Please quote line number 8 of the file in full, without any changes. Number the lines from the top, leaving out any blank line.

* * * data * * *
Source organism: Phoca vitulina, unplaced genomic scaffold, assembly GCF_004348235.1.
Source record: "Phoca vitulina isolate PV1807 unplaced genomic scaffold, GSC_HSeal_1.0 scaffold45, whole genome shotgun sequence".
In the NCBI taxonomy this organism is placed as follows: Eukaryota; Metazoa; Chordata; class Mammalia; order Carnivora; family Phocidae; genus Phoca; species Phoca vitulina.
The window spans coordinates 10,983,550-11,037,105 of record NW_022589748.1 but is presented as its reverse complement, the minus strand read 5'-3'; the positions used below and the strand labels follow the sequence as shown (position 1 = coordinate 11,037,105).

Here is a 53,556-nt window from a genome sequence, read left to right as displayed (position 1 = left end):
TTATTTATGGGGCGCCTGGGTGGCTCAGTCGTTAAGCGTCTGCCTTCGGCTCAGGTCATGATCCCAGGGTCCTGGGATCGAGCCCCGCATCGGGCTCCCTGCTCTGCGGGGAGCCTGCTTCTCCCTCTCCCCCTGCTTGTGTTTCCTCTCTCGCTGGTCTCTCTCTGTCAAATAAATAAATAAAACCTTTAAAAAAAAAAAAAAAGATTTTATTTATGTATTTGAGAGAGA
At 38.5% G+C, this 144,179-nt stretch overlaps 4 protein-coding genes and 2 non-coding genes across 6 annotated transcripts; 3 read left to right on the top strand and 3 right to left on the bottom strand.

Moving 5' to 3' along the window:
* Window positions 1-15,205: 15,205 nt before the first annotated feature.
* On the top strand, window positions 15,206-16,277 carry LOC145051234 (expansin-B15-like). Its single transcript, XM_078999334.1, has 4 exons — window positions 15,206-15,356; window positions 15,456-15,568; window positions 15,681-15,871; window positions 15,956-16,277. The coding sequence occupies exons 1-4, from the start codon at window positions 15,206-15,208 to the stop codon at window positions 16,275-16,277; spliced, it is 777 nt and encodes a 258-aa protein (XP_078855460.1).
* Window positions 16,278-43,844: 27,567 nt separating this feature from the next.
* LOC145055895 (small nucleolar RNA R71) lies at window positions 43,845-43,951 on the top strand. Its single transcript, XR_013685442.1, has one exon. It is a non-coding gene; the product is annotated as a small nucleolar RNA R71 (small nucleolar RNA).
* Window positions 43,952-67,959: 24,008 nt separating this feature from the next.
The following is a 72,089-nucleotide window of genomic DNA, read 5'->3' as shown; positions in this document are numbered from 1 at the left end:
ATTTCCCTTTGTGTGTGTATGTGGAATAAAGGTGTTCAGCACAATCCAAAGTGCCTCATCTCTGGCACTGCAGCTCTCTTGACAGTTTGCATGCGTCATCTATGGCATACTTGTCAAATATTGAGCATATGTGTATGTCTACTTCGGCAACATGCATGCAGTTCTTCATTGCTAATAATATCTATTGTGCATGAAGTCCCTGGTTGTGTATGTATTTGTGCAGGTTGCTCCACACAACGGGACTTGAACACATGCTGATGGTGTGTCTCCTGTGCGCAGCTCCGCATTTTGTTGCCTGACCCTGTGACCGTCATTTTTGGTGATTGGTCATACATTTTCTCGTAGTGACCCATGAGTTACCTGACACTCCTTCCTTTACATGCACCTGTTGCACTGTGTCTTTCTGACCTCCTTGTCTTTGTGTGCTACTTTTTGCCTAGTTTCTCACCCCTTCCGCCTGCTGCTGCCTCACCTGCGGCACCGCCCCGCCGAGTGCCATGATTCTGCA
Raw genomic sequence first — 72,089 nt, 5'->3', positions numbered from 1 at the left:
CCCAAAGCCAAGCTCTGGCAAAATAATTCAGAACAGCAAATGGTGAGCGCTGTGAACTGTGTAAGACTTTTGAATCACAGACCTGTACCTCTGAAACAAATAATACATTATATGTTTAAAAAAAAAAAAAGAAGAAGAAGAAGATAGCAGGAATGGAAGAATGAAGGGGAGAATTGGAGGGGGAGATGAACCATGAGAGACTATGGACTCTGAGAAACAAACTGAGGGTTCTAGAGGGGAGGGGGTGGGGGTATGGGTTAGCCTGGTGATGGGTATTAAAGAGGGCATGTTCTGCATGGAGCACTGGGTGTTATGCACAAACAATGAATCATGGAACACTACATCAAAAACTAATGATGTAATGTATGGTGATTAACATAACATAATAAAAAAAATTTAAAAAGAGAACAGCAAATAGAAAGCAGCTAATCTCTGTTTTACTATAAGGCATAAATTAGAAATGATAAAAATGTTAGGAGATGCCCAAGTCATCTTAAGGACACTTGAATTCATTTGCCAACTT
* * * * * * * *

Moving 5' to 3' along the window: